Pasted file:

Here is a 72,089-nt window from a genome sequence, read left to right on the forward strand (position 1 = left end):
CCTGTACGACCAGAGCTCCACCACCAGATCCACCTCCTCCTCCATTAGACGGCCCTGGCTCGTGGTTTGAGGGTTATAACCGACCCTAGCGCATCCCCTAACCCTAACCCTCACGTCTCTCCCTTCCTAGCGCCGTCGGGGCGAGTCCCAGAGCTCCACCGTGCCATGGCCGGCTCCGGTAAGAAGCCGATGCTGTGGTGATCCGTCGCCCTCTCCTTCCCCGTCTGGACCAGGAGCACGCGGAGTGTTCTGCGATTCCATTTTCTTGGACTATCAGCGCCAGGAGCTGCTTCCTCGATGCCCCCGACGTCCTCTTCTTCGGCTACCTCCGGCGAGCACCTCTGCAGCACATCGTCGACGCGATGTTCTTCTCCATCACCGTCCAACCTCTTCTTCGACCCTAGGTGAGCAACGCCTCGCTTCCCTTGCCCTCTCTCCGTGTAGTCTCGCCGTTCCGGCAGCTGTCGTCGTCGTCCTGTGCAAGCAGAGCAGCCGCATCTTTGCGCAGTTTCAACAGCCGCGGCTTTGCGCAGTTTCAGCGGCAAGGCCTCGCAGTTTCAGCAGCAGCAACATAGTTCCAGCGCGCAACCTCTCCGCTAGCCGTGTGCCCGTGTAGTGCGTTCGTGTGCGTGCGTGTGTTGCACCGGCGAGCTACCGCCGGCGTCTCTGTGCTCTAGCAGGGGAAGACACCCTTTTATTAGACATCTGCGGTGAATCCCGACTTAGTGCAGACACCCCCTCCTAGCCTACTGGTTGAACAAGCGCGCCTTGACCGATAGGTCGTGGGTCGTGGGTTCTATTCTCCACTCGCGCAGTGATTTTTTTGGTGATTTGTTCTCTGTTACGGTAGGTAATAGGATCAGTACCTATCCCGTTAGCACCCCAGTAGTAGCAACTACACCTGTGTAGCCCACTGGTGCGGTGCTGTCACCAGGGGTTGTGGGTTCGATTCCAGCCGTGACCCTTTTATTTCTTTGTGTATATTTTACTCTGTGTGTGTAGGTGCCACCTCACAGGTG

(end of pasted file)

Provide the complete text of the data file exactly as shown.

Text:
Here is a 72,089-nt window from a genome sequence, read left to right on the forward strand (position 1 = left end):
CCTGTACGACCAGAGCTCCACCACCAGATCCACCTCCTCCTCCATTAGACGGCCCTGGCTCGTGGTTTGAGGGTTATAACCGACCCTAGCGCATCCCCTAACCCTAACCCTCACGTCTCTCCCTTCCTAGCGCCGTCGGGGCGAGTCCCAGAGCTCCACCGTGCCATGGCCGGCTCCGGTAAGAAGCCGATGCTGTGGTGATCCGTCGCCCTCTCCTTCCCCGTCTGGACCAGGAGCACGCGGAGTGTTCTGCGATTCCATTTTCTTGGACTATCAGCGCCAGGAGCTGCTTCCTCGATGCCCCCGACGTCCTCTTCTTCGGCTACCTCCGGCGAGCACCTCTGCAGCACATCGTCGACGCGATGTTCTTCTCCATCACCGTCCAACCTCTTCTTCGACCCTAGGTGAGCAACGCCTCGCTTCCCTTGCCCTCTCTCCGTGTAGTCTCGCCGTTCCGGCAGCTGTCGTCGTCGTCCTGTGCAAGCAGAGCAGCCGCATCTTTGCGCAGTTTCAACAGCCGCGGCTTTGCGCAGTTTCAGCGGCAAGGCCTCGCAGTTTCAGCAGCAGCAACATAGTTCCAGCGCGCAACCTCTCCGCTAGCCGTGTGCCCGTGTAGTGCGTTCGTGTGCGTGCGTGTGTTGCACCGGCGAGCTACCGCCGGCGTCTCTGTGCTCTAGCAGGGGAAGACACCCTTTTATTAGACATCTGCGGTGAATCCCGACTTAGTGCAGACACCCCCTCCTAGCCTACTGGTTGAACAAGCGCGCCTTGACCGATAGGTCGTGGGTCGTGGGTTCTATTCTCCACTCGCGCAGTGATTTTTTTGGTGATTTGTTCTCTGTTACGGTAGGTAATAGGATCAGTACCTATCCCGTTAGCACCCCAGTAGTAGCAACTACACCTGTGTAGCCCACTGGTGCGGTGCTGTCACCAGGGGTTGTGGGTTCGATTCCAGCCGTGACCCTTTTATTTCTTTGTGTATATTTTACTCTGTGTGTGTAGGTGCCACCTCACAGGTG